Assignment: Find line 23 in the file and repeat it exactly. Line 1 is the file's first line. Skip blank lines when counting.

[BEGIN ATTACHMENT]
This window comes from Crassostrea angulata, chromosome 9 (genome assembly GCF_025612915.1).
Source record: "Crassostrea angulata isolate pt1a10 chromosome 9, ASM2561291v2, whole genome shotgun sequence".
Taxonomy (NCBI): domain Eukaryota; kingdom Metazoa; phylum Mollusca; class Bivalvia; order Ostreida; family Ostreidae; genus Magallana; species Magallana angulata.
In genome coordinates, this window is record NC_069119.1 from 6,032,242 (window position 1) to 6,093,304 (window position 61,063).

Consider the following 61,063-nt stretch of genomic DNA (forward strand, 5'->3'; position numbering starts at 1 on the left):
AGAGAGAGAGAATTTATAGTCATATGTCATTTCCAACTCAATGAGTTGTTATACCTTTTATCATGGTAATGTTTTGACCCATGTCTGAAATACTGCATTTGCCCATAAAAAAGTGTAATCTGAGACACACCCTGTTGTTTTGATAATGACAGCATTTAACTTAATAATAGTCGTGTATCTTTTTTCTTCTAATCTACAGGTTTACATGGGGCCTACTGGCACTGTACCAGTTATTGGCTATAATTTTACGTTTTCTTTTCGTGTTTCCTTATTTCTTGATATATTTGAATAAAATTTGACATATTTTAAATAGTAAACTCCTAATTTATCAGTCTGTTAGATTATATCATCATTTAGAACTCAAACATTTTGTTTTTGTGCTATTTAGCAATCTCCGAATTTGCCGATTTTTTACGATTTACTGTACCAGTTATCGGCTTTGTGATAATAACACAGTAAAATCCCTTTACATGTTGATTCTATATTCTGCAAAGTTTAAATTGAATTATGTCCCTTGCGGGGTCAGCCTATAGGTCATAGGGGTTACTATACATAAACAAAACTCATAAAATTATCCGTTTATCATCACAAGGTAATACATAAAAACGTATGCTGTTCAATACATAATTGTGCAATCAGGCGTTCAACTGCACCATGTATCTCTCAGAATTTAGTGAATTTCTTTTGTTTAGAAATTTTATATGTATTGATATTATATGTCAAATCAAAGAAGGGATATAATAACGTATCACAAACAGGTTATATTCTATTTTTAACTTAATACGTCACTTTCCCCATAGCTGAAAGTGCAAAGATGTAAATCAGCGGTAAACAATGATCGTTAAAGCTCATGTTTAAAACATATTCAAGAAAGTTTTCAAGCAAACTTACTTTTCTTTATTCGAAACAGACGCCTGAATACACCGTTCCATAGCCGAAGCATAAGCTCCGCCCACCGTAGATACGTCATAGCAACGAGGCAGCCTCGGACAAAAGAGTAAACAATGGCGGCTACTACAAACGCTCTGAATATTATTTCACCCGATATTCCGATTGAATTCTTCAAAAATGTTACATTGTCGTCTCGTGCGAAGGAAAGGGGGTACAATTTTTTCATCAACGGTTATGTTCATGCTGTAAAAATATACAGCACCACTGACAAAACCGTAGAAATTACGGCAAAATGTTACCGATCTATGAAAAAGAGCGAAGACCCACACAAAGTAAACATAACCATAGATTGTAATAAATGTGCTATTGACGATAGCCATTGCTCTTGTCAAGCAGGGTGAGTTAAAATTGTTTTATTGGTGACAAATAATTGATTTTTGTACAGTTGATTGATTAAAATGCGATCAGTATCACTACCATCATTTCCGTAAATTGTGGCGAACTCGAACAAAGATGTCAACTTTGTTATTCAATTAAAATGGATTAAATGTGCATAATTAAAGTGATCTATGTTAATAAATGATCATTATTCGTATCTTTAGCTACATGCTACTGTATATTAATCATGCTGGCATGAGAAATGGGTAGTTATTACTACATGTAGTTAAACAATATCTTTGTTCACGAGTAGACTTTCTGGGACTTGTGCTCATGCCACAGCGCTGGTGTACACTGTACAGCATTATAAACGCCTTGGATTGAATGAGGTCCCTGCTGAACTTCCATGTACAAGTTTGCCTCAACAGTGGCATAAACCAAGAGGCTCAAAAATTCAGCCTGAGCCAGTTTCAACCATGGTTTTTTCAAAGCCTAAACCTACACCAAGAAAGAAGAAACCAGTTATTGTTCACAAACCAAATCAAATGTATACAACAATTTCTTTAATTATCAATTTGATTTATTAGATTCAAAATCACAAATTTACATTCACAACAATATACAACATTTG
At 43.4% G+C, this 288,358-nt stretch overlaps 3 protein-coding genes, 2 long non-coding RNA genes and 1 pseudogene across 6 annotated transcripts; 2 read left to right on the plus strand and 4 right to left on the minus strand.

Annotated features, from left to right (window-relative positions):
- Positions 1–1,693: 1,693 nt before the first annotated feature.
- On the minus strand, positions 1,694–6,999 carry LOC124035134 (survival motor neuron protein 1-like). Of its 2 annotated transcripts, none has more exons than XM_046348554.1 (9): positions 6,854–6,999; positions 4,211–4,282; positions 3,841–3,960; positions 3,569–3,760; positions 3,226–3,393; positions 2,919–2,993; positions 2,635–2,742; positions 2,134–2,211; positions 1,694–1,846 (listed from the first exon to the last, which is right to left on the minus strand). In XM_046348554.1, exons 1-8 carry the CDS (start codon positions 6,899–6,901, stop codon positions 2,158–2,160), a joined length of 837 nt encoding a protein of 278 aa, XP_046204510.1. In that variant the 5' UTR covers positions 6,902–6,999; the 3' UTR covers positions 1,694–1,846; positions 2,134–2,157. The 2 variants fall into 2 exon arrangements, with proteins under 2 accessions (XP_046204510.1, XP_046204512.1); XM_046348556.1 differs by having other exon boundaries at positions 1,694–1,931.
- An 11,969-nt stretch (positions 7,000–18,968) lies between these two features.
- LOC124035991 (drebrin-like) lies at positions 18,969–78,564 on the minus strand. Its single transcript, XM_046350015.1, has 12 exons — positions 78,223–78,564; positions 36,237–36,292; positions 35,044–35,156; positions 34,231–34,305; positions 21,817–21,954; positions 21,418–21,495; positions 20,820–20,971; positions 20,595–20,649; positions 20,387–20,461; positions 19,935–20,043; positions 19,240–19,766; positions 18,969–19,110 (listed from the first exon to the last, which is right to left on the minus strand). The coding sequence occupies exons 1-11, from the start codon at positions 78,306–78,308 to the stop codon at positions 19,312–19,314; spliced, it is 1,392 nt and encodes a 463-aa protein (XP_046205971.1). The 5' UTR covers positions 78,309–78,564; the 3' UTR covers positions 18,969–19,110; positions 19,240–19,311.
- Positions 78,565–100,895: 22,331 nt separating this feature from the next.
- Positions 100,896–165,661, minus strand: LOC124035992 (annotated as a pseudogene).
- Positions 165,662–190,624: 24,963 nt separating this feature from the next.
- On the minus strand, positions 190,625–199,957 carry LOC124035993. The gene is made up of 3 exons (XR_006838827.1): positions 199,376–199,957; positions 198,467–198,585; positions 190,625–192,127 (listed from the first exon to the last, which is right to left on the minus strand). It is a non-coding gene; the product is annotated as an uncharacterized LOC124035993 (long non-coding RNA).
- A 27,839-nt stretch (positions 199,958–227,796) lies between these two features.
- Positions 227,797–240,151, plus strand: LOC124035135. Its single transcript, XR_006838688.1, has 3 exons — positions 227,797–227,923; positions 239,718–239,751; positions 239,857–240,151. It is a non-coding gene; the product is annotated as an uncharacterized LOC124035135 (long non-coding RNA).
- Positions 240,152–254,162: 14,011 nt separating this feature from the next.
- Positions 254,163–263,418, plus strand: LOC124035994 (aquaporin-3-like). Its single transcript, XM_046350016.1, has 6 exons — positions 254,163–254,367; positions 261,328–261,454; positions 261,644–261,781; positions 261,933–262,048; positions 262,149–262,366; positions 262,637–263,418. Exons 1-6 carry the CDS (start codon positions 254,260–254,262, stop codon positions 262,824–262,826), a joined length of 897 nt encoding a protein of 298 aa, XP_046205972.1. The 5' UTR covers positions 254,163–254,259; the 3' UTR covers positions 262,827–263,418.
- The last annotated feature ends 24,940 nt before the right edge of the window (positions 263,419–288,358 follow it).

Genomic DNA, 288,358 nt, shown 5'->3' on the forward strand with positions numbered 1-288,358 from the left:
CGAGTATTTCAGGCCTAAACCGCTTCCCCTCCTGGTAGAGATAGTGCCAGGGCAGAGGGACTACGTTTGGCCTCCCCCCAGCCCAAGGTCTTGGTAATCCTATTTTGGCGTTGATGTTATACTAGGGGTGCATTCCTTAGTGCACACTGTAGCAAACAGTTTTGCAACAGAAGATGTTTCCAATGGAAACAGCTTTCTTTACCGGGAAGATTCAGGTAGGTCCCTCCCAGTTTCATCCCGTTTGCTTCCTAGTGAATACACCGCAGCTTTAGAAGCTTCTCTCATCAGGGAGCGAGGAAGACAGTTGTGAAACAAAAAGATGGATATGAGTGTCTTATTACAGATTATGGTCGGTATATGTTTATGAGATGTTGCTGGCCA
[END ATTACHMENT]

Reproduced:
CGAGTATTTCAGGCCTAAACCGCTTCCCCTCCTGGTAGAGATAGTGCCAGGGCAGAGGGACTACGTTTGGCCTCCCCCCAGCCCAAGGTCTTGGTAATCCTATTTTGGCGTTGATGTTATACTAGGGGTGCATTCCTTAGTGCACACTGTAGCAAACAGTTTTGCAACAGAAGATGTTTCCAATGGAAACAGCTTTCTTTACCGGGAAGATTCAGGTAGGTCCCTCCCAGTTTCATCCCGTTTGCTTCCTAGTGAATACACCGCAGCTTTAGAAGCTTCTCTCATCAGGGAGCGAGGAAGACAGTTGTGAAACAAAAAGATGGATATGAGTGTCTTATTACAGATTATGGTCGGTATATGTTTATGAGATGTTGCTGGCCA